One of the many strange scenes in Powell and Pressburger's 1946 masterpiece A Matter of Life and Death - a film choc-full of fabulous strangeness - involves a camera obscura, an optical device which projects an image of its surroundings onto a screen.
This particular camera obscura is used by an English country GP to observe the village he lives in. The doctor is a kind of ordinary superhero, the ultimate idealised Englishman in fact, who as well as being an extravagantly clever doctor and gifted surgeon, is an expert ping-pong player, a demon motorcycle rider (although he suffers a fatal crash on a country lane linking him, presumably deliberately, to T E Lawrence) and all-round rugged pipe smoking hero.
The doctor's role is quite explicitly ambassadorial. He represents England and Englishness in a celestial courtroom deciding the fate of the film's other hero, an airman played by David Niven. Although Niven is ostensibly the hero - a pilot shot down over the channel who has miraculously managed to escape death due to an administrative error in heaven - he is largely powerless, prone to drifting off into a netherworld between life and death.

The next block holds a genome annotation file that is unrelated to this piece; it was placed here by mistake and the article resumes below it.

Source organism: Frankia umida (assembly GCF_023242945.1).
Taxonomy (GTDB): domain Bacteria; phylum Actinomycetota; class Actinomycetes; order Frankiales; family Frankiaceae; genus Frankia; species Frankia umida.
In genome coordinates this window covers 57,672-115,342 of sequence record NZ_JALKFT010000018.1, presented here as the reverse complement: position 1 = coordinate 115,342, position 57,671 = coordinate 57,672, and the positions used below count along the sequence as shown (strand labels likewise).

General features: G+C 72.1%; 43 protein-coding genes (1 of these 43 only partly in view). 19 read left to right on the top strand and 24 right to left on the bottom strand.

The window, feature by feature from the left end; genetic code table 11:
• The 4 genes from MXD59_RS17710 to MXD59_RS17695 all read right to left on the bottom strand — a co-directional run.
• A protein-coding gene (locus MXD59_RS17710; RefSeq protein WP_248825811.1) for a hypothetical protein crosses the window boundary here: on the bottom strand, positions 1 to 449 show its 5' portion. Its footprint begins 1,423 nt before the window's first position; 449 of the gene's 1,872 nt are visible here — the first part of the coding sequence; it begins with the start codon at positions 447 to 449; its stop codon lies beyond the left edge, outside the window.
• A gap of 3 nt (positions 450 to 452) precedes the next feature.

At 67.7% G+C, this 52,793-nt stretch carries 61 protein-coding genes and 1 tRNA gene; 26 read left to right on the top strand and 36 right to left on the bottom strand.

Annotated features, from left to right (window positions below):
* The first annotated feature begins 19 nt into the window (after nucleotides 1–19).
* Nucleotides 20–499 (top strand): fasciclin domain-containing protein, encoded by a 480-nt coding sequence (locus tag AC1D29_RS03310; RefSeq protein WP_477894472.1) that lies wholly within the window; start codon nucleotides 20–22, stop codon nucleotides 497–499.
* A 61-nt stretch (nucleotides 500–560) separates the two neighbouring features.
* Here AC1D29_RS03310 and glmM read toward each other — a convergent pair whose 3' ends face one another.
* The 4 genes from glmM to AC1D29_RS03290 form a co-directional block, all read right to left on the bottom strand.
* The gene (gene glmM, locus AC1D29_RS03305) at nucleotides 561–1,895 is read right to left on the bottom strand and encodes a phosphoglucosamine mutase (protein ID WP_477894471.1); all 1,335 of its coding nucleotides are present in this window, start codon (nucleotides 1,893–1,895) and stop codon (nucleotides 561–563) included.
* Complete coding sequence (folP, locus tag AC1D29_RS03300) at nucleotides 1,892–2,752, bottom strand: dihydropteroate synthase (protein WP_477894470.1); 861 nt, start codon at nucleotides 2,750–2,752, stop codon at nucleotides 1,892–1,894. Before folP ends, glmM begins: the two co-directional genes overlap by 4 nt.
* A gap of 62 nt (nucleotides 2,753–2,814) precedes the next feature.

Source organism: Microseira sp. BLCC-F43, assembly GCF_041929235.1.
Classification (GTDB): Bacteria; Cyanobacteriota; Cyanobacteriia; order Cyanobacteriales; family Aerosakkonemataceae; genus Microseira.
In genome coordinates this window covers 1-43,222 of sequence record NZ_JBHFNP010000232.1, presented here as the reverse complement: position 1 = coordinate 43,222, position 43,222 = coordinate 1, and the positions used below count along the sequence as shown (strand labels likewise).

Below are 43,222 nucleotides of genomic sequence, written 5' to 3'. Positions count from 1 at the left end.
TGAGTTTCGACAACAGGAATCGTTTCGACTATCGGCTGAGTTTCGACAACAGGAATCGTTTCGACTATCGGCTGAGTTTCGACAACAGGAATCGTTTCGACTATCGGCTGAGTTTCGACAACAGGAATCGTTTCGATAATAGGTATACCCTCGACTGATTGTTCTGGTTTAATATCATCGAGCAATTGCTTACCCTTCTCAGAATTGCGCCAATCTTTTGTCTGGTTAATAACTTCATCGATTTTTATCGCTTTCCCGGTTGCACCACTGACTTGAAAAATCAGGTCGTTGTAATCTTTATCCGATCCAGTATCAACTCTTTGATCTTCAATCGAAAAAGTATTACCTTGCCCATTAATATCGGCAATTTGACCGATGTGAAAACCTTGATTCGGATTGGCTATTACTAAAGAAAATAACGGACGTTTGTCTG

It is the doctor who is the film's man of action. He lives in a house with a tower in which the mechanism for the camera obscura is installed. Despite the pretty gentility of the location the doctor's house is a kind of machine serving a very specific and somewhat intrusive purpose. Effectively, he lives inside a pin-hole camera, with the windows shuttered and an image of the outside world projected onto a white painted table in the centre of the room. His house is not so much a machine for living in, as one for looking out of. It is an optical device, one that allows him to achieve a panoptic view of village life.
The purpose of the camera obscura within the film's storyline is less clear. Neither the machine's workings nor the doctor's use of it are particularly explained. As a narrative device it allows for a homoly on the social cohesion of English village life, but it also has a more ambiguous quality especially in relation to the film's purpose as propaganda and the fact that it was commissioned by the Ministry of Information. The doctor's panoptic screen is a benign version of Orwell's Telescreen. Or a kind of antedeluvian precursor to our CCTV obsessed network culture. It is also like a scientific instrument, offering empirical evidence for the doctor in his celestial defence of both Niven's pilot and England's important role in a post war world.